Sunday, August 29, 2010

Tutorial: Lingerie and/or Utility Bag

originally published January 2, 2008)

Happy New Year my dear sweet blog friends! I was cleaning the studio yesterday (I know, *gasp!*), and I came across a bunch of lingerie bags from a while ago when I offered them on my site. I think I pulled them a year ago...they didn't sell well (read: at all), and while it might have been a good idea, perhaps not a good product offering.

In the year since, I've used them in many ways other than their intended purpose. Turns out, they are the perfect size for shoes, and work well when traveling. They are also a fabulous project bag, especially now that I am knitting and have a few things going at once.

They are also quite easy to make, and that is what I want to share with you today!

To start, you'll need about a 1/2 yard of fabric, folded and about a 36" piece of twill tape or ribbon (plus, thread, scissors and...a sewing machine...duh.). I'm using a lightweight linen here. I've made a simple pattern with a 12" x 18" piece of posterboard. Place the posterboard directly on the fabric with one edge on the fold.

Trace pattern directly onto fabric, and then cut out. You'll end up with a long rectangle of fabric when open.

If you are using a plain fabric (like I am here), you can easily embellish the bag later with embroidery, stencils, patchwork or little die-cut pieces of fabric. I think I'll add some fun die-cut fabric pieces. I found some simple shapes online and printed them out to make a little pattern, and then cut them out of some fun fabric.

(Not shown: I also used the die-cut patterns to cut out a piece of double-sided interfacing to help adhere the die-cuts to the linen later.) Put these aside for now.

Next, take your main fabric, open it, and with the wrong side facing you, press the top 4 inches of the sides in. That's not articulated very well, but check out the photo above and below, and do like that! You don't have to measure with this project, just eyeball it.

Do this on all four corners/sides. Then, press down the two top edge pieces about 2 inches from the top. You could serge this if you want, I did not.

Next, sew this piece down about 1/4" from the cut edge.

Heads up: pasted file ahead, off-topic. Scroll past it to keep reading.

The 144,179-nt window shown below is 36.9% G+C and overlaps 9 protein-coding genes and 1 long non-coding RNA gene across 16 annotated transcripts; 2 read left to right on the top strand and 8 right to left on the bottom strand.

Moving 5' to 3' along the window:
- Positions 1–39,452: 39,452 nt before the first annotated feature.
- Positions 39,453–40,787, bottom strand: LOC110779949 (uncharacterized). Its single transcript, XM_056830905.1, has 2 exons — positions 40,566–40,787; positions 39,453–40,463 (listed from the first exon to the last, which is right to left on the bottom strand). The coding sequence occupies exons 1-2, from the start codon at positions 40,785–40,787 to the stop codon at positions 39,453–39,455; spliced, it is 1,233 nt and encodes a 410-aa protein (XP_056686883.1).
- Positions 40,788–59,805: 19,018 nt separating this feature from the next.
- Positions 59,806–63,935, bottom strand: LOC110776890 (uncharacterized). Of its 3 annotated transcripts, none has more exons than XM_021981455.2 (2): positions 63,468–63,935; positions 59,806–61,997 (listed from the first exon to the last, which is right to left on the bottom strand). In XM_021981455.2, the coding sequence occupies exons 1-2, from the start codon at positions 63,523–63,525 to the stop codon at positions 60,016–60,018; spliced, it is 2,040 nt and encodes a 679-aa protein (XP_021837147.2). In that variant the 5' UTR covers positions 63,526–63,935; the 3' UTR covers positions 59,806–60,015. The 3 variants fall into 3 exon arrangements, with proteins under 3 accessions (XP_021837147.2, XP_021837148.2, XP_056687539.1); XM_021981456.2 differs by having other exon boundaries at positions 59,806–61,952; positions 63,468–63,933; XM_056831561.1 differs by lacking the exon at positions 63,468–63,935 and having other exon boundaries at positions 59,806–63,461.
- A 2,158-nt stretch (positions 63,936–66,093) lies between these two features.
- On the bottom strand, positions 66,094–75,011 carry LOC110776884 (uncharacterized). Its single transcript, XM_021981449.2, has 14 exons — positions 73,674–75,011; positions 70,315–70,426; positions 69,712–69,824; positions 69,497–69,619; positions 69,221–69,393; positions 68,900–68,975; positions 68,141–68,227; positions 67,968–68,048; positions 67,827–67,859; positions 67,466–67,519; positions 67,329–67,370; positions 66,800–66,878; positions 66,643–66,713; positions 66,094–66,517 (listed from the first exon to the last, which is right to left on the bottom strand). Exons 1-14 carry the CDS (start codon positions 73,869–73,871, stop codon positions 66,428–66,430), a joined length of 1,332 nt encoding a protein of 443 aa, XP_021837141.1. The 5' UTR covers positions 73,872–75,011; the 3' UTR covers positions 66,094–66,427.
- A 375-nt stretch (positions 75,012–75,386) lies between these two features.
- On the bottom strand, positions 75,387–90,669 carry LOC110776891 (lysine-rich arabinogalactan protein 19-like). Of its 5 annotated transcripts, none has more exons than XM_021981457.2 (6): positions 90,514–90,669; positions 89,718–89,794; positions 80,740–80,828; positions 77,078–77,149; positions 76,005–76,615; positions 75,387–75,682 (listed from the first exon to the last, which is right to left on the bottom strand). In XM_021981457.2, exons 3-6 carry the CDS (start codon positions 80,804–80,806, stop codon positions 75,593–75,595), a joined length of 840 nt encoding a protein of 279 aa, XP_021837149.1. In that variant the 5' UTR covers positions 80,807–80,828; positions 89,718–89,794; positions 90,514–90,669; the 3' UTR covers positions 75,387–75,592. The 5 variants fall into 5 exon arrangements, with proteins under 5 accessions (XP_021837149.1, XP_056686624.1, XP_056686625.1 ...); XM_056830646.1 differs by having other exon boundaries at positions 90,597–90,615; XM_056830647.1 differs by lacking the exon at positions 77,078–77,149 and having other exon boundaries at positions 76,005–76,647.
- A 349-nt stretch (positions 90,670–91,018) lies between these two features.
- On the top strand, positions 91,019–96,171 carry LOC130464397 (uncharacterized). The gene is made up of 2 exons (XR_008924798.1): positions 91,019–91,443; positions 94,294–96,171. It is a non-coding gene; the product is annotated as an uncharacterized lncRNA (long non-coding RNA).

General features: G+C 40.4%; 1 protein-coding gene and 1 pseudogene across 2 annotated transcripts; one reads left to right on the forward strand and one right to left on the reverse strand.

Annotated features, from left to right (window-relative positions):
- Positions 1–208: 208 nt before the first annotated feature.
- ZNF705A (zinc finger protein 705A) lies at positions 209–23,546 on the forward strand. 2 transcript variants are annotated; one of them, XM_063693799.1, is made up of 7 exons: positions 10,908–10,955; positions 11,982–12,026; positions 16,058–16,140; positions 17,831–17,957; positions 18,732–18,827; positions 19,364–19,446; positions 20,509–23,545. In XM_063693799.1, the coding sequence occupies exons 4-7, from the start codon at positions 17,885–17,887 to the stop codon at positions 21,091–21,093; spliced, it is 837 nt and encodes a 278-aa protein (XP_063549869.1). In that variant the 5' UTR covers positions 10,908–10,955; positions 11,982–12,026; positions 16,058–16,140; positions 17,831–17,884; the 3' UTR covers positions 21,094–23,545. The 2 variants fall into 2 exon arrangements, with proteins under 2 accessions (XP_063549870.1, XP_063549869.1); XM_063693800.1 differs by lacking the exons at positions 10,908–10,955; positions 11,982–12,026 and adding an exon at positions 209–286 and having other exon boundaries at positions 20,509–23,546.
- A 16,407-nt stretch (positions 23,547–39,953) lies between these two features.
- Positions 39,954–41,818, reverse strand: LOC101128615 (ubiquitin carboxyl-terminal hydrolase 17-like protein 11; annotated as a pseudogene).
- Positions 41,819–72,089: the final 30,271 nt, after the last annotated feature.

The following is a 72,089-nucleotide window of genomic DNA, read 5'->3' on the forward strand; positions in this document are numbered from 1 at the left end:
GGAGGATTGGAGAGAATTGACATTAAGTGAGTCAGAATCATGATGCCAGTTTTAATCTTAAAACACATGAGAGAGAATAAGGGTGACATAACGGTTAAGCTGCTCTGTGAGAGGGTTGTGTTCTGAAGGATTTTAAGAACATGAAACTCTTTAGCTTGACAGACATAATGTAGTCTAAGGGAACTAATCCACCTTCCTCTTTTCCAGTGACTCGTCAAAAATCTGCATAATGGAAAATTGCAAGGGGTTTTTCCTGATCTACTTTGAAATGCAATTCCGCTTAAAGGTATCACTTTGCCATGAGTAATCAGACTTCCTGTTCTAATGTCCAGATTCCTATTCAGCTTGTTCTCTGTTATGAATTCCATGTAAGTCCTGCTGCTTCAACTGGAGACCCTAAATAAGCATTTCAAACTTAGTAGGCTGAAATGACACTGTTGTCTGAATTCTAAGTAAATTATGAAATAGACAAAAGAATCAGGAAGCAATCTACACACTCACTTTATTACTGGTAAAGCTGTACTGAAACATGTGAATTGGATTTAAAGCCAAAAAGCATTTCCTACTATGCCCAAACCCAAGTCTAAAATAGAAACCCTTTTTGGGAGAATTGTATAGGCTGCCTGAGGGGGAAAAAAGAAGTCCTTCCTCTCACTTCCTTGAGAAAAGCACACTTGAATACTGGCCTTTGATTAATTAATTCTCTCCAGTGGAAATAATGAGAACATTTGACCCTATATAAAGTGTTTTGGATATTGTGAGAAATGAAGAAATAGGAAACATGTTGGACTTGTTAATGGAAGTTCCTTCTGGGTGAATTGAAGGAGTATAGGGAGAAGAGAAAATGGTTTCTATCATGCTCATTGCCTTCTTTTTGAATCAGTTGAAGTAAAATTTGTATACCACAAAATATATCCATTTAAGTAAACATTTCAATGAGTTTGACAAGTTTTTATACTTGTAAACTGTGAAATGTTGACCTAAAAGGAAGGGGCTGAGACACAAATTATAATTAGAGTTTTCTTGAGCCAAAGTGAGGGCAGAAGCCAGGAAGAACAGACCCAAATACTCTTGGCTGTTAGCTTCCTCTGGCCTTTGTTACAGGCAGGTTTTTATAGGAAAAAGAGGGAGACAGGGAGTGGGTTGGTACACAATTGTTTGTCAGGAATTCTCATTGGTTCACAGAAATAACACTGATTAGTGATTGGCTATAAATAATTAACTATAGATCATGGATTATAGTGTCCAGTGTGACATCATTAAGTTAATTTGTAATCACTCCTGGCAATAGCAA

Then, using your sewing machine guide, sew across again with a 3/4" seam allowance. By doing this, you are creating a little tube for the drawstring.

Next, remember your cute embellishment? Now is the time to attach it. If you are using a die-cut piece of fabric, first adhere it to the right side of the fabric with lightweight double-sided fusible interfacing.

You can then embellish it further with embroidery - I whipstitched around the bra & bikini shown above (but forgot to take a picture of it! sorry!).

Then, turn the piece wrong side out, matching up the top pieces, and begin stitching the sides together below the last horizontal stitch line. You can start at the 1/4" seam allowance guide on your machine, because that turned in portion at the top will end, and you will continue at 1/2" seam allowance down the side of the bag. *Just remember not to start at the very, tippy top of the bag or your won't be able to insert your drawstring!

If you'd like, you can clip the bottom corner of the bag. Then turn it right-side out and press.

Take your twill tape or a piece of ribbon and attach a safety pin...

insert it into the second opening at the top and pull it through to the end. Then, insert it into the other side and continue pulling it through.

Make a little knot at the end so that little guy doesn't go anywhere...

Cinch it tight, and you are done!

Oh, look. Now I have three new utility bags! A lingerie bag, a shoe bag, and (*slaps forehead*) a knitting project bag!